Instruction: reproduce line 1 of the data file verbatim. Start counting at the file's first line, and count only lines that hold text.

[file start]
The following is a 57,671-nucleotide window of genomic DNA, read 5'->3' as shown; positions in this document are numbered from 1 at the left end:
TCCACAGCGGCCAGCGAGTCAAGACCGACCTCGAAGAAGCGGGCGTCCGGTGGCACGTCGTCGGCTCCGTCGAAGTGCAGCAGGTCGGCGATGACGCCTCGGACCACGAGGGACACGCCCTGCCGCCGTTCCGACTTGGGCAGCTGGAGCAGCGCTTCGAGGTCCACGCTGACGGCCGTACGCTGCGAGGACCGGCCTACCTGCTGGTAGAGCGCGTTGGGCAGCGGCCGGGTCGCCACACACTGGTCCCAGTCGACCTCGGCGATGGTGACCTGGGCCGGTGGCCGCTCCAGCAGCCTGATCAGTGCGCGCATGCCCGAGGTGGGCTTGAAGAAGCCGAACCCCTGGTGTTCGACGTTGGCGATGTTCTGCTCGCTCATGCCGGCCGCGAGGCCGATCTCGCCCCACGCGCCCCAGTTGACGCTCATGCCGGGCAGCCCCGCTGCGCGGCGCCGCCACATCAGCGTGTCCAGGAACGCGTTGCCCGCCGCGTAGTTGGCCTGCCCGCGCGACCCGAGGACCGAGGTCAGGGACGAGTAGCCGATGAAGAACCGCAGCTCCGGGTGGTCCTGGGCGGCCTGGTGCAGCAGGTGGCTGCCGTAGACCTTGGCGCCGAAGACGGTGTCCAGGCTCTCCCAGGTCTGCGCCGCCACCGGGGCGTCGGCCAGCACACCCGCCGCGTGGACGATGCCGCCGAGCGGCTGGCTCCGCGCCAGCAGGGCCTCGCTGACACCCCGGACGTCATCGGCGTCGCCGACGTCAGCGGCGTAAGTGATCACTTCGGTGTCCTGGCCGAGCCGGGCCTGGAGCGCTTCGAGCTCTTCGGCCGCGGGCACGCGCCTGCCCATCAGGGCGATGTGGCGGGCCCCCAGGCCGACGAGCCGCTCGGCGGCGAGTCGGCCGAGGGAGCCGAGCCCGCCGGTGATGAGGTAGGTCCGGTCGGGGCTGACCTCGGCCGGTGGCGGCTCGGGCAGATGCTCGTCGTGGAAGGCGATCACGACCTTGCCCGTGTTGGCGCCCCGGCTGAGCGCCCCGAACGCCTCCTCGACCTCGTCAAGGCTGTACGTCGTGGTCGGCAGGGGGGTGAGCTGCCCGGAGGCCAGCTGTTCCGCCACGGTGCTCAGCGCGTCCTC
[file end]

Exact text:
The following is a 57,671-nucleotide window of genomic DNA, read 5'->3' as shown; positions in this document are numbered from 1 at the left end: